What should I know to organize a successful fundraiser in the form of a race/fun run?
November 17, 2010 1:19 PM   Subscribe

I first want to raise funds, but a close second is to raise awareness and increase name recognition for our organization and its mission around watershed protection. How do I do this effectively with this kind of event?

Specifically, I want to organize a low-tide fun run on the beach. Never done this before but would like to do it well enough the first time for it to become a fun, anticipated annual event.

I'd expect to have a serious race component for serious runners (well measured and timed), but really develop it like a "stride," like I enjoyed years ago in Southern California: open to everyone who can walk, to appeal to a broader audience and include families. It may be overly optimistic to think we could get 300 participants, but it's a goal. The route I have in mind is probably about 5 miles along public and relatively untrafficked beach. Is 5 miles too exclusive? Should I have shorter options?

What kind of budget should I have beyond marketing and food? I'm told it's not really necessary to provide t-shirts (this is good, because we'd only be willing to order fully organic or recycled shirts). What about race numbers? Does a run need schwag? Do we need prizes? Music? We could reserve a free pavilion at the finish line and provide food so people mill about and look at information tables? Another consideration: We should probably provide a one-way shuttle to the start line. Any sort of special event insurance required?

What am I missing? What is a reasonable amount to expect people to pay to participate? Are there any online checklists I can use to guide me? Any help is appreciated.
posted by AnOrigamiLife to Health & Fitness (3 answers total) 1 user marked this as a favorite
A run does not need schwag or prizes (though, first through third medals for each age group are pretty standard, and it would kind of suck for the runners without them). Standard distances are best, though (5k = 3.1 miles, 10k = 6.2 miles). There are people who do not care a lick about your cause, who want a 5k on the day you're throwing it, for glory or training purposes or what not. Using an odd measurement will likely mean fewer people signing up.

If it's a point-to-point run then you will get more runners if you provide a shuttle. Not everyone has a non-runner friend who is willing to get up that early in order to wait around.

Your best bet, unless someone here has actually organized a run, is to email people who do medium sized 5ks for charity.

You will most likely need county/city permit as well. You might be able to get these for free, but you should not even try to host an event without permission from whatever entity is in charge of the area.

As for price, most 5ks in Southern California range from $25 - $35. I can't speak for other areas, but a quick search (active.com lists many races) for your area should give you a general idea. It also might help you connect with people who organize other races. Usually these people are into charity work as well, so they should be pretty helpful/willing to help.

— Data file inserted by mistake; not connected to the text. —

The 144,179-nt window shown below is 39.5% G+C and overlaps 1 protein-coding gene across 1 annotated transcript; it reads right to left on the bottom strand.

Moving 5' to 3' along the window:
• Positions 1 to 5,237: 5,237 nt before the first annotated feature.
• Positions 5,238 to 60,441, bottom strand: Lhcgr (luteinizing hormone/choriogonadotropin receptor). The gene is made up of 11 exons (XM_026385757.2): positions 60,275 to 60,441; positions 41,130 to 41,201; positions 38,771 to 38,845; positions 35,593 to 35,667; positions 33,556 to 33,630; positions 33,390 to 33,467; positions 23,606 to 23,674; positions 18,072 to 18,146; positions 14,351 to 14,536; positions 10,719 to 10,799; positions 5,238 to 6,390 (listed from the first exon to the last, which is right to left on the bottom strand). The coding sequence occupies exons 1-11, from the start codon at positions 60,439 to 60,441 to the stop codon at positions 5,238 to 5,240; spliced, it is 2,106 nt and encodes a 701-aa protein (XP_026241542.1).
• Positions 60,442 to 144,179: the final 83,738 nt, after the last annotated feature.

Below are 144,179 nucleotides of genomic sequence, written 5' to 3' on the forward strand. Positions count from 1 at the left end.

posted by duckierose at 2:34 PM on November 17, 2010

I'm a runner. My perspective:

1. The 5 mile distance would not faze me -- I get a bit bored with the standard 5K/10K. It's maybe a little long for casual runners/walkers or families with small kids.

2. T-shirts are standard, but not mandatory -- I'd rather have no shirt (and a slightly lower price) than a crappy shirt. Although if it's a nice design I will wear it around town the week after.

3. You absolutely need race numbers and a service to provide results and times. I can run your route any time -- what you're offering is (a) a fun atmosphere, and (b) an official time. You will have a lot of disgruntled runners if you don't. Most areas have a few companies that provide timing services. (Corollary to this: your distance needs to be fairly accurate.)

4. Food at the end -- fruit and bagels is common. Water at the end. For 5 miles you will probably need 1 or 2 aid stations offering water along the route; for 5K you might get away with 1 or none.

5. Sponsorship. Most races I've run have been sponsored by local companies who also get tables at the area at the end of the race. I don't know how the finances break down between income from registrations and donations from sponsors.

6. Registration -- through active.com is pretty much standard, they will handle credit cards etc. Don't know how much this costs on the race director's end, they do charge a convenience fee on the runners' end.

Finally, and forgive me, but: you sound like you have good intentions but not much experience of such events or maybe with runners in general? Reaching out to race directors of other local events is a great suggestion. I'd also suggest that you participate in several before trying to do your own. Run or walk a 5K to see how it is from the public's viewpoint; and volunteer at a few to get an idea of the issues that come up from the organizer's viewpoint.
posted by We had a deal, Kyle at 6:02 PM on November 17, 2010 [1 favorite]

7. Volunteers; you will need lots and lots of help.

FWIW, my local water district runs an annual 5K/10K/half-marathon race; I ran it this year and it was enormously good fun and a real community event. But I do get the strong impression that it's a labor of love for the race director.
posted by We had a deal, Kyle at 7:07 PM on November 17, 2010

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